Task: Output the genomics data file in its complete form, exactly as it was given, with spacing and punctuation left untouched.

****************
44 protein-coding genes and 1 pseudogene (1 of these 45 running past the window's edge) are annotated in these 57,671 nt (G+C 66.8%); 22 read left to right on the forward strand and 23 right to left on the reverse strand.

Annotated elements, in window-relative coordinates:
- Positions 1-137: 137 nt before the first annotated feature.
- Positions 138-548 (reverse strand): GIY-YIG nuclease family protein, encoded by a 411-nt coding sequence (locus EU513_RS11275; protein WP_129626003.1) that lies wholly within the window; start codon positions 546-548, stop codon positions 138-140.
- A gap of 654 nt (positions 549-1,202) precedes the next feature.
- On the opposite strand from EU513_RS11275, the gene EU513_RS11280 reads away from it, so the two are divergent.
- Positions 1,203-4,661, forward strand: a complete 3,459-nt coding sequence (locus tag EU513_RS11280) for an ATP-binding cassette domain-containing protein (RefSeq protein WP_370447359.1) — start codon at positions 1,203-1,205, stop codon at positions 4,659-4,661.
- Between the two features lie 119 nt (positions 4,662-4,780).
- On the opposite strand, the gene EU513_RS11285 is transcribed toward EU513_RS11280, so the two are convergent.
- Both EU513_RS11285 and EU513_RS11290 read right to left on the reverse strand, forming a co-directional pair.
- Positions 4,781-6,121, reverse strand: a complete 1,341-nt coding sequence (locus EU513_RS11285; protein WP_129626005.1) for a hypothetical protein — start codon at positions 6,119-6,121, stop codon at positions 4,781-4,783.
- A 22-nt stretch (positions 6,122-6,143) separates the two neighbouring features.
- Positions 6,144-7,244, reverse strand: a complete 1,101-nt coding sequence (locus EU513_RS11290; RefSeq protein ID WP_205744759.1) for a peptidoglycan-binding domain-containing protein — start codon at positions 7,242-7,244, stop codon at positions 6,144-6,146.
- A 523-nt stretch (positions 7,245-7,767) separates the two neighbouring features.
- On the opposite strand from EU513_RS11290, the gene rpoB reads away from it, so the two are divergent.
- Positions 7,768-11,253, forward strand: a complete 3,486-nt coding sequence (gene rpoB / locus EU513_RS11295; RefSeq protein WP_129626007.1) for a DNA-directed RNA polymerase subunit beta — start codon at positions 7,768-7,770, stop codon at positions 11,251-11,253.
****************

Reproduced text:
44 protein-coding genes and 1 pseudogene (1 of these 45 running past the window's edge) are annotated in these 57,671 nt (G+C 66.8%); 22 read left to right on the forward strand and 23 right to left on the reverse strand.

Annotated elements, in window-relative coordinates:
- Positions 1-137: 137 nt before the first annotated feature.
- Positions 138-548 (reverse strand): GIY-YIG nuclease family protein, encoded by a 411-nt coding sequence (locus EU513_RS11275; protein WP_129626003.1) that lies wholly within the window; start codon positions 546-548, stop codon positions 138-140.
- A gap of 654 nt (positions 549-1,202) precedes the next feature.
- On the opposite strand from EU513_RS11275, the gene EU513_RS11280 reads away from it, so the two are divergent.
- Positions 1,203-4,661, forward strand: a complete 3,459-nt coding sequence (locus tag EU513_RS11280) for an ATP-binding cassette domain-containing protein (RefSeq protein WP_370447359.1) — start codon at positions 1,203-1,205, stop codon at positions 4,659-4,661.
- Between the two features lie 119 nt (positions 4,662-4,780).
- On the opposite strand, the gene EU513_RS11285 is transcribed toward EU513_RS11280, so the two are convergent.
- Both EU513_RS11285 and EU513_RS11290 read right to left on the reverse strand, forming a co-directional pair.
- Positions 4,781-6,121, reverse strand: a complete 1,341-nt coding sequence (locus EU513_RS11285; protein WP_129626005.1) for a hypothetical protein — start codon at positions 6,119-6,121, stop codon at positions 4,781-4,783.
- A 22-nt stretch (positions 6,122-6,143) separates the two neighbouring features.
- Positions 6,144-7,244, reverse strand: a complete 1,101-nt coding sequence (locus EU513_RS11290; RefSeq protein ID WP_205744759.1) for a peptidoglycan-binding domain-containing protein — start codon at positions 7,242-7,244, stop codon at positions 6,144-6,146.
- A 523-nt stretch (positions 7,245-7,767) separates the two neighbouring features.
- On the opposite strand from EU513_RS11290, the gene rpoB reads away from it, so the two are divergent.
- Positions 7,768-11,253, forward strand: a complete 3,486-nt coding sequence (gene rpoB / locus EU513_RS11295; RefSeq protein WP_129626007.1) for a DNA-directed RNA polymerase subunit beta — start codon at positions 7,768-7,770, stop codon at positions 11,251-11,253.